Card Layout and Photos

If you haven’t see the Strix styling that Asus has been moving to recently this is a great example of it. The main idea is to move to a color neutral theme and to use a little lighting to match your PCs theme. So they use a dark gray and black for the fan shroud. The design itself has a very angular styling and you can especially see this where the shroud bends around to the top. The ROG logo is still there and it is backlit. The fans for this specific card are really big, you can get some scale by looking at how far up past the top of the PCI bracket. One fan ahs the ROG logo on it and the other has the Asus logo. Up on the top edge, there is also the Strix logo embossed into the shroud.

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The cooling design is similar to what you find from the other manufacturers. The GPU has the heatsink directly on top of it and if you look from the top view you can see that the two heatpipes are also direct contact where a lot of other companies don’t have that. The heatpipes feed down and then over to pull heat from the GPU out to the outside portions of the heatsink that runs the length of the GPU. Then the two large fans blow down over the heatsink to cool things down. The shroud design has openings around the top, bottom, and end for the warm air to have a place to vent. The normal blower style reference cards don’t do this, they try to push all of the air out the back of the case. Also on the end of this card was something very unique. I spotted a 4-pin PWM fan header, I’ve never seen this before. Asus added this so you can hook a fan directly up to the video card if that fan controls the air around the video card. Motherboards normally control the fans based off the CPU or chipset temperatures, this way if everything else is running cool but the video card needs more air it can turn it up.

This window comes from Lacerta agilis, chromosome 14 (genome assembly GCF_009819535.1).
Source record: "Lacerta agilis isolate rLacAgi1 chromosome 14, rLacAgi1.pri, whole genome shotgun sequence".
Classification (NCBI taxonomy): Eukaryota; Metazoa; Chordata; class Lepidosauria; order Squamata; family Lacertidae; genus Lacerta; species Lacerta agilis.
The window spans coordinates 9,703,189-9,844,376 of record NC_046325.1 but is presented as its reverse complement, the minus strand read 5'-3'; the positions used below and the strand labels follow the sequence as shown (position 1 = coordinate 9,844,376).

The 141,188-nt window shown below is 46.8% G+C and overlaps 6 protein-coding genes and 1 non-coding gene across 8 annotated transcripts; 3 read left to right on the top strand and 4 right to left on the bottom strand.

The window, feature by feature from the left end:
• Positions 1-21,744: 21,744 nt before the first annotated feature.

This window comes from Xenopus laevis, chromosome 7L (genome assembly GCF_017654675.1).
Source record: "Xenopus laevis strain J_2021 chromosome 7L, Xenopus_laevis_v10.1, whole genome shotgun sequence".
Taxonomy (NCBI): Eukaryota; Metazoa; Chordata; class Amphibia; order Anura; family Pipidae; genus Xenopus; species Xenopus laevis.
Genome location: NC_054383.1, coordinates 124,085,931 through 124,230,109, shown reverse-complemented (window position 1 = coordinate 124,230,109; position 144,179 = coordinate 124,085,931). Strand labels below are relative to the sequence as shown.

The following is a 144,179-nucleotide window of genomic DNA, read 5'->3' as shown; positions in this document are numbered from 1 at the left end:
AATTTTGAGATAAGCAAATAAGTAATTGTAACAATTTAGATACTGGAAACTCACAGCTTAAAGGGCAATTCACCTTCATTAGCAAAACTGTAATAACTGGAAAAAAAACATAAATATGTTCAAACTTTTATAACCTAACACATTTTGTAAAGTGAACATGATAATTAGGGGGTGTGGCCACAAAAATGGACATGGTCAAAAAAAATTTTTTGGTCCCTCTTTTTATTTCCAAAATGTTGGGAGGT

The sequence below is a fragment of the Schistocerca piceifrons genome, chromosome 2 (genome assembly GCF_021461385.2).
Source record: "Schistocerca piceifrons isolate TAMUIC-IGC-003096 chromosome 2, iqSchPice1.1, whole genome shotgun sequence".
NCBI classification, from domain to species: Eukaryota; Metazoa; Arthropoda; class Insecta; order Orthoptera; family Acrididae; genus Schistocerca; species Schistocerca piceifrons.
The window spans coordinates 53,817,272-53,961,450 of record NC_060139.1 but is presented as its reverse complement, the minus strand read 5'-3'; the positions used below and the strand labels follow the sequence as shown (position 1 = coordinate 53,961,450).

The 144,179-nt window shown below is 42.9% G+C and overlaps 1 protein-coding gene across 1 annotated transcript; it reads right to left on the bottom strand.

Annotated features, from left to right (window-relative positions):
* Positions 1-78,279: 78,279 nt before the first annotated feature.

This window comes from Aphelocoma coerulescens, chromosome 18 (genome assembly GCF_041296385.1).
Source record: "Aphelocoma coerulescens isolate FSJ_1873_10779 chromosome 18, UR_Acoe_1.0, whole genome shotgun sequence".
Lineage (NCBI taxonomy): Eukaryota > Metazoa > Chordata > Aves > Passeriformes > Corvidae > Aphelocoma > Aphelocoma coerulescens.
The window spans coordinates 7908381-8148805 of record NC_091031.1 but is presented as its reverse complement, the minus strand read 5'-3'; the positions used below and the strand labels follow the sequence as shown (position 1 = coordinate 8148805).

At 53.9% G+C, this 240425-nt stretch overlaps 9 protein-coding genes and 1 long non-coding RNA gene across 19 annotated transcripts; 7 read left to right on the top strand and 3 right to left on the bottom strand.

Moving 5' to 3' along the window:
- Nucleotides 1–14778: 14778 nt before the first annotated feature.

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For power, the Strix RX 570 has the same 8-pin power connection that the XFX RX 570 RS has as well. This should handle the 150-watt TDP of the RX 570 plus the additional power needed for Asus’s overclock. The connection is flipped around with the clip on the PCB side and the PCB is notched to give clearance for that. This is to still have room to unhook the power without cutting into the heatsinks space.

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For display connections, the Strix RX 570 has two DVI, one DisplayPort, and one HDMI. This is very different from the direction that most cards are going including the XFX 570 RS that has one DVI, one HDMI, and three DisplayPorts. I love the large air vent opening and the small additional holes above the HDMI and DisplayPort. Up above the top of the PCI bracket, we can get a good idea of the total height of the Strix RX 570 as well where it sticks up about an inch. The PCB sticks up slightly but the fan shroud is even higher if you look past the metal support bracket.

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The back of the Strix RX 570 doesn’t have a backplate or anything but the flat black PCB looks awesome. I was surprised that Asus went with such a tall PCB, but it is nice to see them using their own PCB design not just the off the shelf reference design from AMD.

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